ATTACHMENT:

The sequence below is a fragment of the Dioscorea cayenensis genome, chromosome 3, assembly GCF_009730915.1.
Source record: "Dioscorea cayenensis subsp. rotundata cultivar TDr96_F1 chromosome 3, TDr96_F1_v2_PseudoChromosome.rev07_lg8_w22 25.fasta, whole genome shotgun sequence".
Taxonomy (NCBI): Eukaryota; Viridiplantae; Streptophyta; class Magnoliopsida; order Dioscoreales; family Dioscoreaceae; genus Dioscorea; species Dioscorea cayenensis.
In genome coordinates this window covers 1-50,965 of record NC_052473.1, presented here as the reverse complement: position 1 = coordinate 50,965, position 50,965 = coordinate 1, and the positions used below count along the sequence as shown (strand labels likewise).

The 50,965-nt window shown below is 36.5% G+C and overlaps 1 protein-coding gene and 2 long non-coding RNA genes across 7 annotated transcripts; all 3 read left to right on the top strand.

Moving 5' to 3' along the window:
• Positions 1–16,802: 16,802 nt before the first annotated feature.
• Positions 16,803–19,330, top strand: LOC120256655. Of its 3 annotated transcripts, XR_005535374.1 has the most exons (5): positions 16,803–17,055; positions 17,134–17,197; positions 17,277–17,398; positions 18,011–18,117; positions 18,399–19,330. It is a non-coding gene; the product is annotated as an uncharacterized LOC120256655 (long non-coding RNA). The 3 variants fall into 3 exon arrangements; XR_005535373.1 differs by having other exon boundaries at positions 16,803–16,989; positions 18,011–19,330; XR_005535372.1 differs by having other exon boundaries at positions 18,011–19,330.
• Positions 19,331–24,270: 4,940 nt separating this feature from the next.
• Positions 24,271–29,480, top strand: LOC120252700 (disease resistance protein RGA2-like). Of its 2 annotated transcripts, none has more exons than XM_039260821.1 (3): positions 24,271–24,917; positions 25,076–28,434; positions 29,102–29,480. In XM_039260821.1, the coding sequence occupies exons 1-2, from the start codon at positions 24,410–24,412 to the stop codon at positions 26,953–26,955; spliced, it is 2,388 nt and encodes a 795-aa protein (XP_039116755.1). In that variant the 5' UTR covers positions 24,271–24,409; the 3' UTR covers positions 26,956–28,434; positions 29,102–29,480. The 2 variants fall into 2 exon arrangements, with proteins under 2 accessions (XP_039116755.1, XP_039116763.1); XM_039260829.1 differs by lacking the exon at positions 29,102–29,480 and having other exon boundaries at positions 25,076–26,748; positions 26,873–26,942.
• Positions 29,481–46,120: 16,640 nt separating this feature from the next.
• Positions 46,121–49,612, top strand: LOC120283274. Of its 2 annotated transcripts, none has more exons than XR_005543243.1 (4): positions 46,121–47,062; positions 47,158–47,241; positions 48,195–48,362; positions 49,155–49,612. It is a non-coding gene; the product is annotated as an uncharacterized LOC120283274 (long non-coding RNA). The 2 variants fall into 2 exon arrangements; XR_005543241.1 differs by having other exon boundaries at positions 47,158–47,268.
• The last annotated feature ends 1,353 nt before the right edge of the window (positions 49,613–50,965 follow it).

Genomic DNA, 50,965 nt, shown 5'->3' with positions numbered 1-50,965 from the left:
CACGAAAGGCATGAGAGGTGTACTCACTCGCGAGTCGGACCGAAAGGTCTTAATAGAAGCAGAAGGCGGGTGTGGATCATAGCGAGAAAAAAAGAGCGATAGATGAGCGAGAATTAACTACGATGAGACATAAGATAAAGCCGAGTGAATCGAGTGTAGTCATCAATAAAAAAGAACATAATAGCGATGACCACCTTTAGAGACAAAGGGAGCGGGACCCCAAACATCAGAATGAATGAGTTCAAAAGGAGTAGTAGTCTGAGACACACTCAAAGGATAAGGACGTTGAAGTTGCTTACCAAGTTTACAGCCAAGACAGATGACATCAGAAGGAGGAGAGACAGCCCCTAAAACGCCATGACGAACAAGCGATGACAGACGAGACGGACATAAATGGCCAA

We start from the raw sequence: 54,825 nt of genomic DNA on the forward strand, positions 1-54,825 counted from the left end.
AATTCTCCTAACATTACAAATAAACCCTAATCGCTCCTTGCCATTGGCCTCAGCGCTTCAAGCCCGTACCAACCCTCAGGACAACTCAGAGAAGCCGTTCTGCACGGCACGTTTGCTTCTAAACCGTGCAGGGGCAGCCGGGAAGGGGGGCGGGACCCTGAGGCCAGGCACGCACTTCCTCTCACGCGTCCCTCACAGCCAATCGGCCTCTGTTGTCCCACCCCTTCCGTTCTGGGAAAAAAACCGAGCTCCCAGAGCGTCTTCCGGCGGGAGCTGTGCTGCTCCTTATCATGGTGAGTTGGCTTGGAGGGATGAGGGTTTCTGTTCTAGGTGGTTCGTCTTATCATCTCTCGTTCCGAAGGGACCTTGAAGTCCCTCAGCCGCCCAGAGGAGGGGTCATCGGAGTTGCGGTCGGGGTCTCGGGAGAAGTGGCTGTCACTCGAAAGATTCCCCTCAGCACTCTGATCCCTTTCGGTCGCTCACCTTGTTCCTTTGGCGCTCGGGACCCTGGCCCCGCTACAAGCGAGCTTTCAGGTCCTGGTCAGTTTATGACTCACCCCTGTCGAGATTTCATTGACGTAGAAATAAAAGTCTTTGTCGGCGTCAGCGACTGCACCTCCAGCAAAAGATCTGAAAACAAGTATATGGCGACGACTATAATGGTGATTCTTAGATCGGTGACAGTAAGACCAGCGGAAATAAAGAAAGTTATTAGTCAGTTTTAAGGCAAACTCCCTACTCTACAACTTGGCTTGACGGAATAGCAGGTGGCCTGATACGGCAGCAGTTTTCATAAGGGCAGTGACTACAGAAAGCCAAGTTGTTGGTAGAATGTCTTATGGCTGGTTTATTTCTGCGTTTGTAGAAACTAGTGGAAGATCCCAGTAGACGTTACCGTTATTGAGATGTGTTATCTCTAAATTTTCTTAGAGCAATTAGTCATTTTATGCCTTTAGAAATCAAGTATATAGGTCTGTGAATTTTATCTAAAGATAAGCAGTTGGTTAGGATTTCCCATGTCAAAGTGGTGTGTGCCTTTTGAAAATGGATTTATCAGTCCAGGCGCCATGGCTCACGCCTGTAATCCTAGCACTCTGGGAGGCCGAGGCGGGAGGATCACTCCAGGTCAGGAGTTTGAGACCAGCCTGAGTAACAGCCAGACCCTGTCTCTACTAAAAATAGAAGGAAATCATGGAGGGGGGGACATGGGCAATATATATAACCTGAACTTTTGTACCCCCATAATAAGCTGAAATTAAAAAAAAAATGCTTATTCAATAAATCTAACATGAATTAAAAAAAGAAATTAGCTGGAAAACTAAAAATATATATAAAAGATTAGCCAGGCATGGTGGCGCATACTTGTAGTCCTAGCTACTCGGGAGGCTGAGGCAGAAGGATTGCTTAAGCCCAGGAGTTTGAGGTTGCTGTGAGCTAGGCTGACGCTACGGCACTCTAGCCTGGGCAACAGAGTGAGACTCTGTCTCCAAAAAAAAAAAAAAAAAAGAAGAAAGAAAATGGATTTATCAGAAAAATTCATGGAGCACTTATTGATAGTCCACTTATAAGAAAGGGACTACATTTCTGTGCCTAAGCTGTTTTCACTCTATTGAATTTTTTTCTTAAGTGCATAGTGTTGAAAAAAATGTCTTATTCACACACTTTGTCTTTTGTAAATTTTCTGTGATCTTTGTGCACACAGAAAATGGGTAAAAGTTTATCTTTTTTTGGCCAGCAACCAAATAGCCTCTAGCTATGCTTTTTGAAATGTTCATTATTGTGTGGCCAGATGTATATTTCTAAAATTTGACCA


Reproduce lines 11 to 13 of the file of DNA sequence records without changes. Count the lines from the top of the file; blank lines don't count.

• Positions 29,481–46,120: 16,640 nt separating this feature from the next.
• Positions 46,121–49,612, top strand: LOC120283274. Of its 2 annotated transcripts, none has more exons than XR_005543243.1 (4): positions 46,121–47,062; positions 47,158–47,241; positions 48,195–48,362; positions 49,155–49,612. It is a non-coding gene; the product is annotated as an uncharacterized LOC120283274 (long non-coding RNA). The 2 variants fall into 2 exon arrangements; XR_005543241.1 differs by having other exon boundaries at positions 47,158–47,268.
• The last annotated feature ends 1,353 nt before the right edge of the window (positions 49,613–50,965 follow it).